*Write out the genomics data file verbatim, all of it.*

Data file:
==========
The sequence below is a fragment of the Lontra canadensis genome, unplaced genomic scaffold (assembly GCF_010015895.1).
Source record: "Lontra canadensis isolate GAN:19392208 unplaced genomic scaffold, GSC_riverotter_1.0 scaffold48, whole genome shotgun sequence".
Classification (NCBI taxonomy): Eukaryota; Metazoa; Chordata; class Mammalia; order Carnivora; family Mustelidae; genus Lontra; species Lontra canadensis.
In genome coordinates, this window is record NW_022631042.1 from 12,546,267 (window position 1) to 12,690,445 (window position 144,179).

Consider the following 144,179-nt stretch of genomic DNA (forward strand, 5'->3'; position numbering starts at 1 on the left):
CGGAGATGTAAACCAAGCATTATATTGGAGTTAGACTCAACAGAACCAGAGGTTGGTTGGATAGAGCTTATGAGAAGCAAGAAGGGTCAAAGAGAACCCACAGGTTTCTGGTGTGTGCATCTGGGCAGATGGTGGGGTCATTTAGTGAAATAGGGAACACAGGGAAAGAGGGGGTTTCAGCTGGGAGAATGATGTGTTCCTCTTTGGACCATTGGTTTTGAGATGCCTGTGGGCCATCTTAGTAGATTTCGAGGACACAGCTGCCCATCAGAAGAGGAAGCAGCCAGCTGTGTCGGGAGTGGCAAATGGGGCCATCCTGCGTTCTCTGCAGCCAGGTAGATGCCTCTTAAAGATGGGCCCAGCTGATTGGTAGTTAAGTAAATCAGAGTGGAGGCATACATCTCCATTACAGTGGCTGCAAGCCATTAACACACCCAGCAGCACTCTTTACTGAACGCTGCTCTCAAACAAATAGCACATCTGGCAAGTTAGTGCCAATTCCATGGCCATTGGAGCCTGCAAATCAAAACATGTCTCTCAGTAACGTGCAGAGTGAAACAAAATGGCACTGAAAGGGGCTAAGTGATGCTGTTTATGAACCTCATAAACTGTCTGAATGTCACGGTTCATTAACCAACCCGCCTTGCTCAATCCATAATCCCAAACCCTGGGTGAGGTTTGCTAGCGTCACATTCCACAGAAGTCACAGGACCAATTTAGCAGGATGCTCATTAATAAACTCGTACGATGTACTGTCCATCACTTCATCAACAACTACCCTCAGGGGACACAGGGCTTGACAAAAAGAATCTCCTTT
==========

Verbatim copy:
The sequence below is a fragment of the Lontra canadensis genome, unplaced genomic scaffold (assembly GCF_010015895.1).
Source record: "Lontra canadensis isolate GAN:19392208 unplaced genomic scaffold, GSC_riverotter_1.0 scaffold48, whole genome shotgun sequence".
Classification (NCBI taxonomy): Eukaryota; Metazoa; Chordata; class Mammalia; order Carnivora; family Mustelidae; genus Lontra; species Lontra canadensis.
In genome coordinates, this window is record NW_022631042.1 from 12,546,267 (window position 1) to 12,690,445 (window position 144,179).

Consider the following 144,179-nt stretch of genomic DNA (forward strand, 5'->3'; position numbering starts at 1 on the left):
CGGAGATGTAAACCAAGCATTATATTGGAGTTAGACTCAACAGAACCAGAGGTTGGTTGGATAGAGCTTATGAGAAGCAAGAAGGGTCAAAGAGAACCCACAGGTTTCTGGTGTGTGCATCTGGGCAGATGGTGGGGTCATTTAGTGAAATAGGGAACACAGGGAAAGAGGGGGTTTCAGCTGGGAGAATGATGTGTTCCTCTTTGGACCATTGGTTTTGAGATGCCTGTGGGCCATCTTAGTAGATTTCGAGGACACAGCTGCCCATCAGAAGAGGAAGCAGCCAGCTGTGTCGGGAGTGGCAAATGGGGCCATCCTGCGTTCTCTGCAGCCAGGTAGATGCCTCTTAAAGATGGGCCCAGCTGATTGGTAGTTAAGTAAATCAGAGTGGAGGCATACATCTCCATTACAGTGGCTGCAAGCCATTAACACACCCAGCAGCACTCTTTACTGAACGCTGCTCTCAAACAAATAGCACATCTGGCAAGTTAGTGCCAATTCCATGGCCATTGGAGCCTGCAAATCAAAACATGTCTCTCAGTAACGTGCAGAGTGAAACAAAATGGCACTGAAAGGGGCTAAGTGATGCTGTTTATGAACCTCATAAACTGTCTGAATGTCACGGTTCATTAACCAACCCGCCTTGCTCAATCCATAATCCCAAACCCTGGGTGAGGTTTGCTAGCGTCACATTCCACAGAAGTCACAGGACCAATTTAGCAGGATGCTCATTAATAAACTCGTACGATGTACTGTCCATCACTTCATCAACAACTACCCTCAGGGGACACAGGGCTTGACAAAAAGAATCTCCTTT